17 Multi-Detector CT-PA for Detecting PE StudyYearNDesign PE % Sens % Spec % Comments Study Grade Qanadli et al Prospective Consecutive patients All had CT & arteriography 1 Ost et al (High Risk) Prospective High clinical probability and Low/ intermediate VQ only 21 lost in follow-up 3 Perrier et al Prospective D-dimer > 500  g/L All 3month follow-up 1 Nilsson et al Prospective Small sample All had Arteriography 2

18 Multi-Detector CT-PA for Detecting PE StudyYearNDesign PE % Sens % Spec % Comments Study Grade Qanadli et al Prospective Consecutive patients All had CT & arteriography 1 Ost et al (High Risk) Prospective High clinical probability and Low/ intermediate VQ only 21 lost in follow-up 3 Perrier et al Prospective D-dimer > 500  g/L All 3month follow-up 1 Nilsson et al Prospective Small sample All had Arteriography 2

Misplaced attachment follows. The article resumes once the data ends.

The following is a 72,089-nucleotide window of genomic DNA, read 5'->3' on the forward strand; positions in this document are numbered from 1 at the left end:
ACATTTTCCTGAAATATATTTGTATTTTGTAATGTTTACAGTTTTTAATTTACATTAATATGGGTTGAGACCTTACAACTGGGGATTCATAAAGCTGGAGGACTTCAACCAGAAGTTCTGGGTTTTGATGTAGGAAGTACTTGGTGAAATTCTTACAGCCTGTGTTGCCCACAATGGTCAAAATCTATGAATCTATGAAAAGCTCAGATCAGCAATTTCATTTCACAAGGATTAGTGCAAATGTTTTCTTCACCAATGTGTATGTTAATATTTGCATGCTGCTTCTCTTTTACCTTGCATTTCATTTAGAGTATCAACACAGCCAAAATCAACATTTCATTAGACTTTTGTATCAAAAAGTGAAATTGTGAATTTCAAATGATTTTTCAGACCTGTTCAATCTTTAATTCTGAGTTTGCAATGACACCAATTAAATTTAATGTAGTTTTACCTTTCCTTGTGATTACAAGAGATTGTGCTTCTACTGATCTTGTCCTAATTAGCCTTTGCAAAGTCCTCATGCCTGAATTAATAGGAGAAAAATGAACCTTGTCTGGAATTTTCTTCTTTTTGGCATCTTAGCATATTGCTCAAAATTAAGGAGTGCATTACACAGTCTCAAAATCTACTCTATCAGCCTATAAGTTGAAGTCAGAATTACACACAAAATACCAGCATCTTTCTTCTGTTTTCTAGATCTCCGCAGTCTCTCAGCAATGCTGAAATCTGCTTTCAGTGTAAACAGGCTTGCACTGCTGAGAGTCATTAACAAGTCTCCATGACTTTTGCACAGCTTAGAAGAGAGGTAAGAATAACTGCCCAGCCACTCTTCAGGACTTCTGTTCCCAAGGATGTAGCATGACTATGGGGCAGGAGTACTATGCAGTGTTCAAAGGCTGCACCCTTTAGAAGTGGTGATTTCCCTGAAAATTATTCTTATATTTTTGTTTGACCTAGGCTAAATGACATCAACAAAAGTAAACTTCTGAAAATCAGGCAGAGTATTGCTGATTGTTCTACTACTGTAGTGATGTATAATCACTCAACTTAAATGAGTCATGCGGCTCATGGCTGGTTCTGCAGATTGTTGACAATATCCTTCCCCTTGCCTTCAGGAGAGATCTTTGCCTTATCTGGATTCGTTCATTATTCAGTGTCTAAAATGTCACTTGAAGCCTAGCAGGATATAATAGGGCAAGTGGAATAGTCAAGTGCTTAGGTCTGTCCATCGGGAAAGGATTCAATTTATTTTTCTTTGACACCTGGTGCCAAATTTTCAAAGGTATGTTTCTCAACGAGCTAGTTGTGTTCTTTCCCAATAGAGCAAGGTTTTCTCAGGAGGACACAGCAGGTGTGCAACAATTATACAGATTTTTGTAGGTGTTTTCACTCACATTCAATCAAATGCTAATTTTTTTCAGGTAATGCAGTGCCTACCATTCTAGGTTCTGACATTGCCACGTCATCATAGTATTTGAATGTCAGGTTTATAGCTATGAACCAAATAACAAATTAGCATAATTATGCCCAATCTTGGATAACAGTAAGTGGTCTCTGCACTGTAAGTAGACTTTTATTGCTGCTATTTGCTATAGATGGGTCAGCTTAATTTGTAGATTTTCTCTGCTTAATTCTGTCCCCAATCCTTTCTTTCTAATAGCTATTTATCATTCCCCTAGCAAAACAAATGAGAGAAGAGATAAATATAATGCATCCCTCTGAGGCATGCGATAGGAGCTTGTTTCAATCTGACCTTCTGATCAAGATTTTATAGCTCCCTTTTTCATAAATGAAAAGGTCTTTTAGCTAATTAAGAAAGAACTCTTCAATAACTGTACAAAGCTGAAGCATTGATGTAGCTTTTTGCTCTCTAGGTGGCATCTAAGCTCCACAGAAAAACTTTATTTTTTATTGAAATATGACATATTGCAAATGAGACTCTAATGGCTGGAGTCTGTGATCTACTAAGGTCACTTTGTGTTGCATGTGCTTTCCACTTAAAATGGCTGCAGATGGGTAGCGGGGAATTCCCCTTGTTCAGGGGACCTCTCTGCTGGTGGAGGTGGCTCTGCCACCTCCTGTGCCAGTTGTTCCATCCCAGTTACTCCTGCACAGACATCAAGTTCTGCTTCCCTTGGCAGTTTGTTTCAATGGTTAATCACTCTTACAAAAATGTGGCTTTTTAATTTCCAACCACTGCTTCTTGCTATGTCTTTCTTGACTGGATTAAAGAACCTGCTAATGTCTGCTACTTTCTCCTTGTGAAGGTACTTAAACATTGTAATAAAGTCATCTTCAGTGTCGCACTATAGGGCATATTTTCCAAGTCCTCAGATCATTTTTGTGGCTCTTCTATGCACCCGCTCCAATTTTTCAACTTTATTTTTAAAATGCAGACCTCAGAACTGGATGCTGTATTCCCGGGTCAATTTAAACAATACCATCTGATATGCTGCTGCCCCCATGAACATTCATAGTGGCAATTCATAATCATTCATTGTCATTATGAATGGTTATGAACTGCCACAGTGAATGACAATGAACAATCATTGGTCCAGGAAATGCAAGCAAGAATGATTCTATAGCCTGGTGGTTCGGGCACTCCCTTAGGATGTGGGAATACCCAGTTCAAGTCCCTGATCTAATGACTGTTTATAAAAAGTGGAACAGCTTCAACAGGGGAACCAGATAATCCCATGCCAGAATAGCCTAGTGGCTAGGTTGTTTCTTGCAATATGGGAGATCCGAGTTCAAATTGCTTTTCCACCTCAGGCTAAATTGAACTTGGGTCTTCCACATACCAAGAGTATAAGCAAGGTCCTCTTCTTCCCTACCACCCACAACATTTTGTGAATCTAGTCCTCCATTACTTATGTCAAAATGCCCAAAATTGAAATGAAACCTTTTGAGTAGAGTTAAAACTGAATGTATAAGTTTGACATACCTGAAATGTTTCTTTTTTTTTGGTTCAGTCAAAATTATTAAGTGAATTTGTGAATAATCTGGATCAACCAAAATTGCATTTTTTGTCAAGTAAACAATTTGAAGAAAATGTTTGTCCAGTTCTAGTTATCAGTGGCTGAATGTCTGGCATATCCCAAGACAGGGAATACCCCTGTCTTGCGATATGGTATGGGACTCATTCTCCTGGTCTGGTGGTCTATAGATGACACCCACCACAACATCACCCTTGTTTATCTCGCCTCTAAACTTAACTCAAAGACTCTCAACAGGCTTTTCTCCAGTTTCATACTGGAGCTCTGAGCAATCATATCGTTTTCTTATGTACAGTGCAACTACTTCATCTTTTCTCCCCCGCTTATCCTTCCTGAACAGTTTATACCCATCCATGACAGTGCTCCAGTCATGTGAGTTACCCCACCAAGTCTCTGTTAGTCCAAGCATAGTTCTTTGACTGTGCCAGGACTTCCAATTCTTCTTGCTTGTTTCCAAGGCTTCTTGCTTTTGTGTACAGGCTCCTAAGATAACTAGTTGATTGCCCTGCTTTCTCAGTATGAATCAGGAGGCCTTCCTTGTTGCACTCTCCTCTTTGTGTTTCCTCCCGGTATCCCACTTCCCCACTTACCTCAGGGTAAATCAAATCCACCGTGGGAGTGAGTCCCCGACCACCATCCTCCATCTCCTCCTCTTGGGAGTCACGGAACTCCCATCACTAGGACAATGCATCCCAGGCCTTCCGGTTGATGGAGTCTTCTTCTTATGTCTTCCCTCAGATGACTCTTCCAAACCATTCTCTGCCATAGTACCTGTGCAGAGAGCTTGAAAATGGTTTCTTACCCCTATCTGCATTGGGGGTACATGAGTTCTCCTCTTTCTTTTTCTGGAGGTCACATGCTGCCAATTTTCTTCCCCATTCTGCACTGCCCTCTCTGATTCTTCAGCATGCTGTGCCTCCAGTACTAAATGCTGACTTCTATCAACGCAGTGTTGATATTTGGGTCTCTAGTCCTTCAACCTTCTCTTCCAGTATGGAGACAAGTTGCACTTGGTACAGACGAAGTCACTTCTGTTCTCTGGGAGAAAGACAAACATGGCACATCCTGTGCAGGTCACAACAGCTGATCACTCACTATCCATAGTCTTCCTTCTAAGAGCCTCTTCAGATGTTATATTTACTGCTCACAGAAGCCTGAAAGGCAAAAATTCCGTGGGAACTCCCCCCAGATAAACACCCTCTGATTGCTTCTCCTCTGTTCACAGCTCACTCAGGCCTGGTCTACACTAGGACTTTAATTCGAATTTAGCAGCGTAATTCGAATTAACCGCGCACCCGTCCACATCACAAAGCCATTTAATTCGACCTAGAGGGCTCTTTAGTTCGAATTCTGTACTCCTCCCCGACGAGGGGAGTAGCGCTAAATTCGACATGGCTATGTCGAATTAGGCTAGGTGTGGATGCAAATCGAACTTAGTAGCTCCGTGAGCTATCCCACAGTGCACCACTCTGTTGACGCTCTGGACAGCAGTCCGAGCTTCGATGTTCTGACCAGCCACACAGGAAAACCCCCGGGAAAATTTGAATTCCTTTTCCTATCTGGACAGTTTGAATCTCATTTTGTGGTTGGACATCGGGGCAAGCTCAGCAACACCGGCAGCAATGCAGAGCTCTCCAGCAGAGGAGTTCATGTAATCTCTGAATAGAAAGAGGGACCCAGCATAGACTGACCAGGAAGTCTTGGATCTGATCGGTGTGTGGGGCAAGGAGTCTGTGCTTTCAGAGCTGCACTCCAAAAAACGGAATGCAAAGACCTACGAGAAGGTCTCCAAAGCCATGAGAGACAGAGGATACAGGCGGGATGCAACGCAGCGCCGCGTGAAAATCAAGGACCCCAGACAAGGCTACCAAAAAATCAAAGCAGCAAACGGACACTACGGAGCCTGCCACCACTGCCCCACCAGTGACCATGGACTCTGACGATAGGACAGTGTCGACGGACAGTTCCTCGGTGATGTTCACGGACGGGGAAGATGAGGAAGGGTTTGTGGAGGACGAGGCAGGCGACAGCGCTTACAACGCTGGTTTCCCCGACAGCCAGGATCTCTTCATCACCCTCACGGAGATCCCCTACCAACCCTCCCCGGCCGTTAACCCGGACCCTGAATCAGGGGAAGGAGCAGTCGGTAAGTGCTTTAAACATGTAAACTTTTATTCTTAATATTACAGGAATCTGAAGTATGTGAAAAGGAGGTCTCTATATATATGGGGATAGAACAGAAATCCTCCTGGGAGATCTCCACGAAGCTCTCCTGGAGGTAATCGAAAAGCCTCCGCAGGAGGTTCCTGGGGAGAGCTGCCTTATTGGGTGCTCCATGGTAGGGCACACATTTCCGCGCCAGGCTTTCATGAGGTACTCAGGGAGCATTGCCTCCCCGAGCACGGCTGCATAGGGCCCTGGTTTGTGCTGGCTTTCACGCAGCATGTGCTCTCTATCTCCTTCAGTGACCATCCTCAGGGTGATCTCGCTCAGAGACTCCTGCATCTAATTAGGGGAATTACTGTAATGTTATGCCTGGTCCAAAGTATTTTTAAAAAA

19 What about CT-PA with Delayed Venography for Detecting PE?

20 CT Venogram Loud PA et al. Deep venous thrombosis with suspected pulmonary embolism: detection with combined CT venography and pulmonary angiography. Radiology. 2001;219:

21 CT Pulmonary Angiogram with Delayed Venography for Detecting PE Typical Study Methodology –Consecutive patients with concern for PE –PE = Positive CT PA OR Positive CT venogram –Evaluate benefit of added CT venography Conclusions –CT venography diagnoses an additional 13 – 27% more pulmonary embolism than CT PA alone

22 CT Pulmonary Angiogram with Delayed Venography for Detecting PE StudyYearNDesign CT PA or Venogram ( # PE) Venogram And CT PA Comments Study Grade Loud et al Prospective 26 (37%)7 (27%) Venogram vs u/s 2 Coche et al Prospective 25 (38%)3 (12%) Small sample 2 Cham et al Prospective 107 (20 %)16 (15%) Venogram vs u/s 1 Loud et al Prospective 116 (18%)31 (27%) Venogram vs u/s 1 Au et al Prospective 14 (28%)2 (14%) Small sample 2 Walsh et al Prospective 39 (41%)5 (13%) Small sample